Wednesday, September 24, 2014

Learning: It's Too Much Work

This post is part of the 30-Day Blog Challenge from TeachThought. To learn more about the challenge go to

DAY 24: Which learning trend captures your attention the most, and why? 

I recently had a conversation with some of my students about making corrections on a lab report they had written. A report that had no "score" as of yet because the students had not completed the work to a "proficient" level. It had been peer reviewed multiple times, and I had given the students many comments on how to improve their reports, but they just hadn't done the work to improve them yet.

The conversation went something like this:

Me - "I saw that none of you have completed your corrections on the lab yet. Is there something that you had questions about?"

Student - "No, not really."

Me - "Is there another reason that you haven't done these corrections yet? Something I should know about?"

Student - "No, I just don't want to do them. They're too much work."

Me - "Well, I just want to make sure you understand that you have the opportunity to redo this work until it reaches proficiency, with no penalty for your previous attempts. You get that, right?"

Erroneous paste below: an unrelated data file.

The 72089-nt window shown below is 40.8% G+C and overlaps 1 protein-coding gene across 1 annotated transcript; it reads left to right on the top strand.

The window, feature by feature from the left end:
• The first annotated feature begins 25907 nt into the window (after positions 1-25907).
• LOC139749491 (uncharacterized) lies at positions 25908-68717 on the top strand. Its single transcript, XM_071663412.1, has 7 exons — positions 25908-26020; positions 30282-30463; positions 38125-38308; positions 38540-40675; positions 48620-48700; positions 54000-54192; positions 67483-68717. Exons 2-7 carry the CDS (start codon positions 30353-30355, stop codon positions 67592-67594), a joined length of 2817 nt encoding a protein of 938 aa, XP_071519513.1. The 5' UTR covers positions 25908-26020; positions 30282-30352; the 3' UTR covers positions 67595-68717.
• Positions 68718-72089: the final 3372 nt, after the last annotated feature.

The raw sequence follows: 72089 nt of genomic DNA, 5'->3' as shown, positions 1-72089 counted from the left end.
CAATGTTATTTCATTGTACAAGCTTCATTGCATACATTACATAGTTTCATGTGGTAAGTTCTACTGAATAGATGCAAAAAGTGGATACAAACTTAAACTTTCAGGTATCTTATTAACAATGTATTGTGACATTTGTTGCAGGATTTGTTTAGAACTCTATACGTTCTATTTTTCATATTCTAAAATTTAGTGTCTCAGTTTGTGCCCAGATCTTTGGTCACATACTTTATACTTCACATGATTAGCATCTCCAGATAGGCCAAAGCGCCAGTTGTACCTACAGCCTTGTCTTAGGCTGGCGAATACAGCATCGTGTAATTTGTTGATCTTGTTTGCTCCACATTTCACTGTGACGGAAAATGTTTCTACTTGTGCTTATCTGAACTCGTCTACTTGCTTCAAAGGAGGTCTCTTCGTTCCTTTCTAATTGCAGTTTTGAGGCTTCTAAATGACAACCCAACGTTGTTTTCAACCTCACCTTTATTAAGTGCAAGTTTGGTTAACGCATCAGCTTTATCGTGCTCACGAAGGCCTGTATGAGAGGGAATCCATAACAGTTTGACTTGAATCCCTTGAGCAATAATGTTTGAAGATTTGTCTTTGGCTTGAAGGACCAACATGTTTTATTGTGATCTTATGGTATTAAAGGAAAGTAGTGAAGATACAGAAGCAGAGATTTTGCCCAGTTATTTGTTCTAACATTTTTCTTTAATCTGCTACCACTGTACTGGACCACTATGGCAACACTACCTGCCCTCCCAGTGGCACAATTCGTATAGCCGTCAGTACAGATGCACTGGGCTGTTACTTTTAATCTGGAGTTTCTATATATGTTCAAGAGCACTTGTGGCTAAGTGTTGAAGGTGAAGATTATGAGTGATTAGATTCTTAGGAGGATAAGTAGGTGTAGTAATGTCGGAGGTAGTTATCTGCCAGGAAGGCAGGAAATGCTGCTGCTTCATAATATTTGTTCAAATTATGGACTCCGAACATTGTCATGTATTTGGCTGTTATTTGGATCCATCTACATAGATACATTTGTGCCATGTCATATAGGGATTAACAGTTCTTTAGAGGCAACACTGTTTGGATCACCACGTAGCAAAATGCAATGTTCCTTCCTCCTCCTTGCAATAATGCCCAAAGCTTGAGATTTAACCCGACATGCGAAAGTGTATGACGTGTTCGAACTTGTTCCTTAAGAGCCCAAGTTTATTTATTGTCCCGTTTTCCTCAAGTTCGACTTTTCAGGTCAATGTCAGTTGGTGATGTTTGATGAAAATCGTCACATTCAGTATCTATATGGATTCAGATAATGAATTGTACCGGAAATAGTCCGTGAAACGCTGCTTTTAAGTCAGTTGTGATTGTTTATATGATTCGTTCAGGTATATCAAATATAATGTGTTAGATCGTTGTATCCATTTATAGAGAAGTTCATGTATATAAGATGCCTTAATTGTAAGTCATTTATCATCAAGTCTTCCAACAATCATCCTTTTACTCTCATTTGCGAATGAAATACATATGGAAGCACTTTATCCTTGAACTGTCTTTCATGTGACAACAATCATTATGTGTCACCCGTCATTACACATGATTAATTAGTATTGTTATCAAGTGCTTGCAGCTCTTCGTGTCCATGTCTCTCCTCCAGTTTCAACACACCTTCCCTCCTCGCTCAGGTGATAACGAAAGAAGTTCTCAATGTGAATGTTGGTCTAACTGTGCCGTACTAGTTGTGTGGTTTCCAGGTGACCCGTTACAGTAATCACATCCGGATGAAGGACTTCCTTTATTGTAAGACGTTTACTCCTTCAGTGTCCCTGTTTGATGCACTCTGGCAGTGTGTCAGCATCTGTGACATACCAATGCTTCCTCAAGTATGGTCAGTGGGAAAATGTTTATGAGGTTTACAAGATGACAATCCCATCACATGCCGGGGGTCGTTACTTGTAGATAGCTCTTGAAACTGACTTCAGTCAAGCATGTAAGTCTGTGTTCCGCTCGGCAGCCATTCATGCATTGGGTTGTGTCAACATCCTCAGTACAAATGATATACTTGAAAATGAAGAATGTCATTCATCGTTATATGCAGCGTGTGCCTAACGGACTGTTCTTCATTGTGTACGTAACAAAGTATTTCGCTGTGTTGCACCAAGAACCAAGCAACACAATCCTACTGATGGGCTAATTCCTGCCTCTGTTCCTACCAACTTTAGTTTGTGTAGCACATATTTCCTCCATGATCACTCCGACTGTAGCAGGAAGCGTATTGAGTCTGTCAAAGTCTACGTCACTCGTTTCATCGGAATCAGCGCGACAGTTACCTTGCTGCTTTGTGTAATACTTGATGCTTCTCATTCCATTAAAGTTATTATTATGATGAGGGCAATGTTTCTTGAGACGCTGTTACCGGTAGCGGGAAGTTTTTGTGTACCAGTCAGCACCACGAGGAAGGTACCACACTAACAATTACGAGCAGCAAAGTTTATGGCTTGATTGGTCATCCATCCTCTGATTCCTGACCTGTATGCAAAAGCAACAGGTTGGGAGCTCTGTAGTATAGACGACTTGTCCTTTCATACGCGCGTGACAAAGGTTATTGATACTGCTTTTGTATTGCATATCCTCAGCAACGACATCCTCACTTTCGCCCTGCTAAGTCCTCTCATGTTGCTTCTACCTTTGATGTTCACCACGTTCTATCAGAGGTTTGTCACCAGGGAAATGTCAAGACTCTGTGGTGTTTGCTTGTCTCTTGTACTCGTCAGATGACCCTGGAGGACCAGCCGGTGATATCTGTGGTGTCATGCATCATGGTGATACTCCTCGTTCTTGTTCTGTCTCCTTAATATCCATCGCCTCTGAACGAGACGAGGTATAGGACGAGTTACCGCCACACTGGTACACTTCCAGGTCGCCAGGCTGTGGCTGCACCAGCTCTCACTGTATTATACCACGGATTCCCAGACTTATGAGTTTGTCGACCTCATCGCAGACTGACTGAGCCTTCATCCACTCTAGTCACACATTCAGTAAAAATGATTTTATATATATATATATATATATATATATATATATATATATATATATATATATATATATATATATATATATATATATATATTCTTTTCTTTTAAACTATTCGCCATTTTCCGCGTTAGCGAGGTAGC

Student (looking away, under breath) - "Yeah."

Me - "You don't sound very excited. Do you sometimes feel like you'd rather just do it once and have it done, regardless of how well you do it?"

Student - "Yeah, sometimes."

After this exchange, I continued to ask questions and eventually found out that they did have some questions about my comments. I worked with the students 1:1 for about 5 minutes each, cleared up their questions, and their corrections were done.

This is why I think the trend toward Standards-Based Learning is so important. My students, growing up on a steady diet of "once and you're done" grading have come to see education as a series of tasks they have to check off their list instead of a spiraling process that turns back in on itself over and over again. When given the opportunity to be successful in class, they cut corners because they're used to an educational system that values efficiency over depth of understanding. Standards-Based Learning is more than an alternative way to assess students, it helps students and teachers think about education in a completely different way.

SBL emphasizes learning as "work in progress."

SBL encourages students to think about their thinking.

SBL prompts teachers to consider the depth at which their students are learning.

SBL allows for multiple pathways to learn the same concept.

SBL makes learning goals visible for students.

SBL cultivates a growth mindset, in teachers and students.

This is what excites me most about Standards-Based Learning. It's more than just a "trend in education." It has the potential to shape how students view education for the rest of their lives. My hope is that eventually my students will not see learning so much as "work," as "work in progress."

Photo from Justin See on Flickr. Licensed through Creative Commons.

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